For Templeton’s Mobius, Indonesia as Solid as a BRIC
When Jim O’Neill, chairman of Goldman Sachs Asset Management, coined the term BRIC — Brazil, Russia, India and China — in 2001 to refer to newly developed economies, Indonesia, struggling after the Asian financial crisis and a tumultuous change in leadership, was left off the list.
More than a decade on, having proved its resiliency in the mortgage-driven global crisis of 2008, Indonesia is now right up there with the BRICs as an attractive investment destination.
Such sentiment is echoed by Mark Mobius, executive chairman of Templeton Emerging Markets Group, a unit of Franklin Templeton Investments that manages more than $40 billion in emerging market assets.
“We think Indonesia is one of the markets in Asia with great potential,” Mobius said in an e-mail on Monday.
While economic expansion has been weak in the United States and European countries like Spain face the possibility of slipping back into recession, Asia has been supporting global growth. Indonesia’s 6.5 percent economic growth last year was its fastest since 1996, lifting average per capita income to $3,500 from $3,000 in 2010.
Indonesia is also abundant in natural resources. Among shipped commodities, it is the world’s largest producer of tin, rubber and crude palm oil. It also exports vast amounts of coal, gold, iron ore and natural gas.
The country’s emerging middle class has added to the valuation of some local companies, as their earnings “are helped by strong economic growth, growing consumer demand and government expenditure on infrastructure development,” said Mobius, an emerging market maven who used to pitch Templeton’s funds in television ads asking viewers what was the difference between Slovenia and Slovakia.
“This in turn has led to a positive earnings growth outlook for consumer-related companies,” he said. “Indonesia’s extensive resources and large population put it in a favorable position to attract investments.”
As of the end of December last year, Mobius’s Templeton Emerging Markets Fund had 11 percent of its $1.1 billion in Indonesia, making the country its third-largest holding. Tops were Brazil (19.9 percent) and Russia (13.9 percent), with India (9.5 percent) and China (8.5 percent) at fourth and fifth.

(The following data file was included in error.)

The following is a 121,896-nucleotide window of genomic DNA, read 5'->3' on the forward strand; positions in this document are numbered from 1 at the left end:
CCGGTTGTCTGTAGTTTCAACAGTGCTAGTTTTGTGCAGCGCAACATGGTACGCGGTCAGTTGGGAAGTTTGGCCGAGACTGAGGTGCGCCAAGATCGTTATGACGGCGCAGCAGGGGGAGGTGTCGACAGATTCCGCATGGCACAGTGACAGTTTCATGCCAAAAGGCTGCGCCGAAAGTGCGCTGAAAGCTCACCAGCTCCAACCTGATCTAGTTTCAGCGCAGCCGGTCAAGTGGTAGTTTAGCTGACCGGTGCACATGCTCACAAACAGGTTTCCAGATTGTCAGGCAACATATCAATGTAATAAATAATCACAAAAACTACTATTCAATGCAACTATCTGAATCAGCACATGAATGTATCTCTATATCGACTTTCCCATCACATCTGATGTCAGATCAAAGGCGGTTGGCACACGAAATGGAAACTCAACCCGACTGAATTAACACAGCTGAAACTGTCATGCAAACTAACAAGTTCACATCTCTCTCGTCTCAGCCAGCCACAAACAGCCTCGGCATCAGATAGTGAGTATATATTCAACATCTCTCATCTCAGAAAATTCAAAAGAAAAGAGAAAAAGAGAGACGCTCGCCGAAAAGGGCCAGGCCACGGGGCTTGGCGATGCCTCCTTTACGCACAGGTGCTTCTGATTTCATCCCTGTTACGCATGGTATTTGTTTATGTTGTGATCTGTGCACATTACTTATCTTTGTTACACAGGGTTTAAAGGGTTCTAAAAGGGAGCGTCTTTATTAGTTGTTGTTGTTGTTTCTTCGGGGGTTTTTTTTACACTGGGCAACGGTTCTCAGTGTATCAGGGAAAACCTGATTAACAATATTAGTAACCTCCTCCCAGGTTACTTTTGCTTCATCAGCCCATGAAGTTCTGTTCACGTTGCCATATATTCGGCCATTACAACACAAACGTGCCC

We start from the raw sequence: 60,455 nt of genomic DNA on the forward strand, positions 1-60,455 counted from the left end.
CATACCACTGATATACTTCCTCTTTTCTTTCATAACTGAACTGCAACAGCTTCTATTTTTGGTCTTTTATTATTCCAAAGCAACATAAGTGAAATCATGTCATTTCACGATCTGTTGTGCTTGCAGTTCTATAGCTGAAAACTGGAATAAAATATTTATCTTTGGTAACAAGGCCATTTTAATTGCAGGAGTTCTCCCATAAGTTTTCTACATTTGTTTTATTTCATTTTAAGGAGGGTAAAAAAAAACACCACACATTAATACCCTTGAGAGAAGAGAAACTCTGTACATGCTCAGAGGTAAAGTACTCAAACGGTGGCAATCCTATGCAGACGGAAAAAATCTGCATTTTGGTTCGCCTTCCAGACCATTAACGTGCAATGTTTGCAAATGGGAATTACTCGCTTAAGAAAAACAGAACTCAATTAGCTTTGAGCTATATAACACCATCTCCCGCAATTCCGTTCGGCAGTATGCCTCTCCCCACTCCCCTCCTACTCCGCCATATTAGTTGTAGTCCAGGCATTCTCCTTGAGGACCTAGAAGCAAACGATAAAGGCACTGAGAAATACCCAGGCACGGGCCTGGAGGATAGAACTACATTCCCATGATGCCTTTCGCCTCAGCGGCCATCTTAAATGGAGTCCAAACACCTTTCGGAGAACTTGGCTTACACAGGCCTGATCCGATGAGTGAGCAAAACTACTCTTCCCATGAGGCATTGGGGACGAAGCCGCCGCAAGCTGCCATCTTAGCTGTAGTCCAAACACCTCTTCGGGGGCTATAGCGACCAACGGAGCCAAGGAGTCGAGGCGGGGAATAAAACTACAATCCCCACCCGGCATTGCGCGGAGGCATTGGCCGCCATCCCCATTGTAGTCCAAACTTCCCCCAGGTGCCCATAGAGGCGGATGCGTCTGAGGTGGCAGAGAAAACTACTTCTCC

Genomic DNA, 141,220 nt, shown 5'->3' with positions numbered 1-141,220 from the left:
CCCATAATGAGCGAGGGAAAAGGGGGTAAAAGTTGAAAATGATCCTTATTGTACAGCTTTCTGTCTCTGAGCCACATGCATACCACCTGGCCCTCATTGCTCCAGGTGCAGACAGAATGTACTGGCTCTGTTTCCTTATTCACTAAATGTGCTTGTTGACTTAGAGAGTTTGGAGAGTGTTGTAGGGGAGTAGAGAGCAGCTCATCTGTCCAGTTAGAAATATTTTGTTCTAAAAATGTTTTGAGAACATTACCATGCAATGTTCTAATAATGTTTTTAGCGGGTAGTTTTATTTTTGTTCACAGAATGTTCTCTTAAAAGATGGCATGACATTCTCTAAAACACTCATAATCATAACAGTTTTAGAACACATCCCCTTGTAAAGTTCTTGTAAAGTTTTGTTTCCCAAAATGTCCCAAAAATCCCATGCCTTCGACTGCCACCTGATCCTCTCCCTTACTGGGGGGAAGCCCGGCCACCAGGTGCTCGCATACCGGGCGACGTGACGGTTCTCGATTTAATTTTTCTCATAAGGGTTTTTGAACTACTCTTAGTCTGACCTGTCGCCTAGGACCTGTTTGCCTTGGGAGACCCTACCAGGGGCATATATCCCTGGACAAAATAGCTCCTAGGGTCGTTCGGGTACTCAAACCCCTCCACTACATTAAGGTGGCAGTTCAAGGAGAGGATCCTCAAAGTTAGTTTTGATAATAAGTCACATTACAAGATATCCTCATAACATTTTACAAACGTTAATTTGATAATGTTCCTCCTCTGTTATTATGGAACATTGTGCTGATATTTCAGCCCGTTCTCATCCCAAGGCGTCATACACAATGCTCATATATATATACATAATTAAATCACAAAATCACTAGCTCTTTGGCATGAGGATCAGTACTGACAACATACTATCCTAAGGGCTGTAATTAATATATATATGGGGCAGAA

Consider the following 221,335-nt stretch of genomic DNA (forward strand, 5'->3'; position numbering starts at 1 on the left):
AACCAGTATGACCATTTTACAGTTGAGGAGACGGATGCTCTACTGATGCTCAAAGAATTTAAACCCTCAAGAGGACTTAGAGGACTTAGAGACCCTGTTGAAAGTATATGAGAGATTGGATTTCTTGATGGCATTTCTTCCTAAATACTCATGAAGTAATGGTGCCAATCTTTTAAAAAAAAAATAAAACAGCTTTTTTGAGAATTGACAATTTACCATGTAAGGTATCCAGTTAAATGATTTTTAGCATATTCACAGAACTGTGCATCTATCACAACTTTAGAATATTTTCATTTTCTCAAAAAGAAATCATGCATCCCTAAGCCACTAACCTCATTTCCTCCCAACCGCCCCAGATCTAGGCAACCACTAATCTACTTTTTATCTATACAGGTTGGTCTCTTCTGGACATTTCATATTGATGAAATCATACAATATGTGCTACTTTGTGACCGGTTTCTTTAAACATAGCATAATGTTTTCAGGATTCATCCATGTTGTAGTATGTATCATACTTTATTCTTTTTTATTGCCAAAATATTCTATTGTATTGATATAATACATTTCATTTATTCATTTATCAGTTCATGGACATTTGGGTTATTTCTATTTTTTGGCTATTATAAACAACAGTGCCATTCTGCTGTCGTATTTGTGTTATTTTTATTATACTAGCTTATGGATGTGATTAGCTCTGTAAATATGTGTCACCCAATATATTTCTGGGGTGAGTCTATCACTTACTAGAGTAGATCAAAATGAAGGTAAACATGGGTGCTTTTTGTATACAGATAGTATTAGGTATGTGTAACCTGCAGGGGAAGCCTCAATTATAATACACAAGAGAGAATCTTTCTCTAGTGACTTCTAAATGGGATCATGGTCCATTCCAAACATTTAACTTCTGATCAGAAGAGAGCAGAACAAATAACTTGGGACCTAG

In the $15 billion Templeton Asian Growth Fund, Indonesia accounted for 13.6 percent of the holdings, after China (30.1 percent), Thailand (22.3 percent) and India (15.3 percent).
One of Templeton’s biggest holdings here is Astra International, whose businesses include automotive distribution, logistics, infrastructure, financial services, information technology, mining and energy, and palm oil production.
Astra accounts for 7.1 percent of the Asian Growth Fund and 6.3 percent of the Emerging Markets Fund, making it the biggest single company holding for either fund.
Astra’s share price has risen more than sevenfold in rupiah terms since 2005. Its profit more than tripled to Rp 14.4 trillion ($1.6 billion) in 2010 from Rp 3.7 trillion in 2006, according to Bloomberg data. In the January-September period last year, its net income exceeded Rp 13 trillion. Its shares closed at Rp 71,500 on Thursday.
Mobius is also interested in companies that are strong producers of commodities such as oil, iron ore, aluminum, copper, nickel and platinum. Such commodities, he said, have attractive prospects as emerging countries are busy developing their infrastructure. As emerging markets continue to grow, demand for soft commodities such as sugar, cocoa and select grains has also increased, Mobius said.
“Resource-rich countries like Indonesia are benefiting from increasing global demand,” he said.
“We are finding good opportunities in companies involved in transportation equipment as well as producers of palm oil and mining companies such as coal producers,” he added.
Indonesia’s benchmark stock index rose by 2.2 percent in dollar terms in 2011, while the main measures of the BRIC nations dropped by more than 17 percent, according to Bloomberg data.
Since the start of the year the Jakarta Composite Index has gained 3.5 percent. In the same period, Brazil’s IBOV index, Russia’s RTSI index and India’s Sensex have advanced more than 20 percent. China’s Shanghai Composite Index is up more than 9 percent, Bloomberg data show.
Fauzi Ichsan, an economist with Standard Chartered, agreed with Mobius’s assessment that foreign investors would be attracted to Indonesia’s commodities and publicly traded companies.
But challenges remain in investing in an emerging market such as Indonesia. Fauzi says the country is likely to continue experiencing a reversal of overseas investment in the capital markets until the end of the first half of this year as sovereign debt problems in the euro zone weigh on the global economic outlook.
According to Bank Indonesia deputy governor Halim Alamsyah, portfolio investment — which includes stocks and bonds — in Indonesia totaled $5.8 billion last year, down 56 percent from $13.2 billion in 2010 due to heightened global economic risks.
With risk forecast to continue, he said, the central bank estimates portfolio investment will fall to $3.7 billion this year.
However, 2011’s drop was compensated by more foreign direct investment, which rose 12 percent to $15 billion last year from a year earlier.
Halim estimated that direct investment this year could reach up to $19.2 billion.
As for Goldman Sachs, its asset management group in 2005 started a focus on 11 countries with the largest populations, after the BRICs, that it expects to have a meaningful impact on the global economy. It includes Indonesia.